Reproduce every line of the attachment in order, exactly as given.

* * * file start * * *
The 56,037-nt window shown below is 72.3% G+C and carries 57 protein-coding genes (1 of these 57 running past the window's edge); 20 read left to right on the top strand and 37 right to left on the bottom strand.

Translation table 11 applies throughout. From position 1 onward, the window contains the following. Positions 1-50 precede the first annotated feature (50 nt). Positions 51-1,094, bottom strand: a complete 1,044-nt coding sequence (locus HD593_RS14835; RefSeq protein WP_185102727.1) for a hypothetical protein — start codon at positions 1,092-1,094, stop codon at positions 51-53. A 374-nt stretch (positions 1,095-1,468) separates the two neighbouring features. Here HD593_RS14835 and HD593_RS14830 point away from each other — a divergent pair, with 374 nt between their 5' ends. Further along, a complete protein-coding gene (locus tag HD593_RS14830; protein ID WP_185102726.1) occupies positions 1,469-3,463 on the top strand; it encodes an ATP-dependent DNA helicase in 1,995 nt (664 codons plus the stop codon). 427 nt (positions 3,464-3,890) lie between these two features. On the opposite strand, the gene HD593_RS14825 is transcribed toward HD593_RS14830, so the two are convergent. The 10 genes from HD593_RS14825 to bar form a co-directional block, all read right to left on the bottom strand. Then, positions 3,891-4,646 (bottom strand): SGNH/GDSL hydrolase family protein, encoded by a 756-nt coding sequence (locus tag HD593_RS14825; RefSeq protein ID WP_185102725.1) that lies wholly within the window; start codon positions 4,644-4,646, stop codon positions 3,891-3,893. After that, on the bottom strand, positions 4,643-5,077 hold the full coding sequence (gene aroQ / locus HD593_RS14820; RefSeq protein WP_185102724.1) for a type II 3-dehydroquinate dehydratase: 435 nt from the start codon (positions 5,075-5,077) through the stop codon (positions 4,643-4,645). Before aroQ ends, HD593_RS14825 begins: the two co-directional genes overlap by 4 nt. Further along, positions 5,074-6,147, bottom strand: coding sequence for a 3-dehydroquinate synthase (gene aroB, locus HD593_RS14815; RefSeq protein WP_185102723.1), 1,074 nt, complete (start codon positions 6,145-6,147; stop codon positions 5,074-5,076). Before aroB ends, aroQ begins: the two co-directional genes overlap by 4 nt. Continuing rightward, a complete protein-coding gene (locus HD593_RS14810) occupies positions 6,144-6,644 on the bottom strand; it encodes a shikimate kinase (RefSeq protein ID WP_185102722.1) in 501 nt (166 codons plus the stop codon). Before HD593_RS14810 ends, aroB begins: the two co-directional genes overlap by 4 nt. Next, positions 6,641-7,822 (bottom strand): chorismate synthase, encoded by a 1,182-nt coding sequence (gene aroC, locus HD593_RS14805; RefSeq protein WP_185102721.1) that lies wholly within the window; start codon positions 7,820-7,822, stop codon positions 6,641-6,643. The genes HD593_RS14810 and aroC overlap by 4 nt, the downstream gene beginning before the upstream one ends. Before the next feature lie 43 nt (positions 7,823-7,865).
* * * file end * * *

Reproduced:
The 56,037-nt window shown below is 72.3% G+C and carries 57 protein-coding genes (1 of these 57 running past the window's edge); 20 read left to right on the top strand and 37 right to left on the bottom strand.

Translation table 11 applies throughout. From position 1 onward, the window contains the following. Positions 1-50 precede the first annotated feature (50 nt). Positions 51-1,094, bottom strand: a complete 1,044-nt coding sequence (locus HD593_RS14835; RefSeq protein WP_185102727.1) for a hypothetical protein — start codon at positions 1,092-1,094, stop codon at positions 51-53. A 374-nt stretch (positions 1,095-1,468) separates the two neighbouring features. Here HD593_RS14835 and HD593_RS14830 point away from each other — a divergent pair, with 374 nt between their 5' ends. Further along, a complete protein-coding gene (locus tag HD593_RS14830; protein ID WP_185102726.1) occupies positions 1,469-3,463 on the top strand; it encodes an ATP-dependent DNA helicase in 1,995 nt (664 codons plus the stop codon). 427 nt (positions 3,464-3,890) lie between these two features. On the opposite strand, the gene HD593_RS14825 is transcribed toward HD593_RS14830, so the two are convergent. The 10 genes from HD593_RS14825 to bar form a co-directional block, all read right to left on the bottom strand. Then, positions 3,891-4,646 (bottom strand): SGNH/GDSL hydrolase family protein, encoded by a 756-nt coding sequence (locus tag HD593_RS14825; RefSeq protein ID WP_185102725.1) that lies wholly within the window; start codon positions 4,644-4,646, stop codon positions 3,891-3,893. After that, on the bottom strand, positions 4,643-5,077 hold the full coding sequence (gene aroQ / locus HD593_RS14820; RefSeq protein WP_185102724.1) for a type II 3-dehydroquinate dehydratase: 435 nt from the start codon (positions 5,075-5,077) through the stop codon (positions 4,643-4,645). Before aroQ ends, HD593_RS14825 begins: the two co-directional genes overlap by 4 nt. Further along, positions 5,074-6,147, bottom strand: coding sequence for a 3-dehydroquinate synthase (gene aroB, locus HD593_RS14815; RefSeq protein WP_185102723.1), 1,074 nt, complete (start codon positions 6,145-6,147; stop codon positions 5,074-5,076). Before aroB ends, aroQ begins: the two co-directional genes overlap by 4 nt. Continuing rightward, a complete protein-coding gene (locus HD593_RS14810) occupies positions 6,144-6,644 on the bottom strand; it encodes a shikimate kinase (RefSeq protein ID WP_185102722.1) in 501 nt (166 codons plus the stop codon). Before HD593_RS14810 ends, aroB begins: the two co-directional genes overlap by 4 nt. Next, positions 6,641-7,822 (bottom strand): chorismate synthase, encoded by a 1,182-nt coding sequence (gene aroC, locus HD593_RS14805; RefSeq protein WP_185102721.1) that lies wholly within the window; start codon positions 7,820-7,822, stop codon positions 6,641-6,643. The genes HD593_RS14810 and aroC overlap by 4 nt, the downstream gene beginning before the upstream one ends. Before the next feature lie 43 nt (positions 7,823-7,865).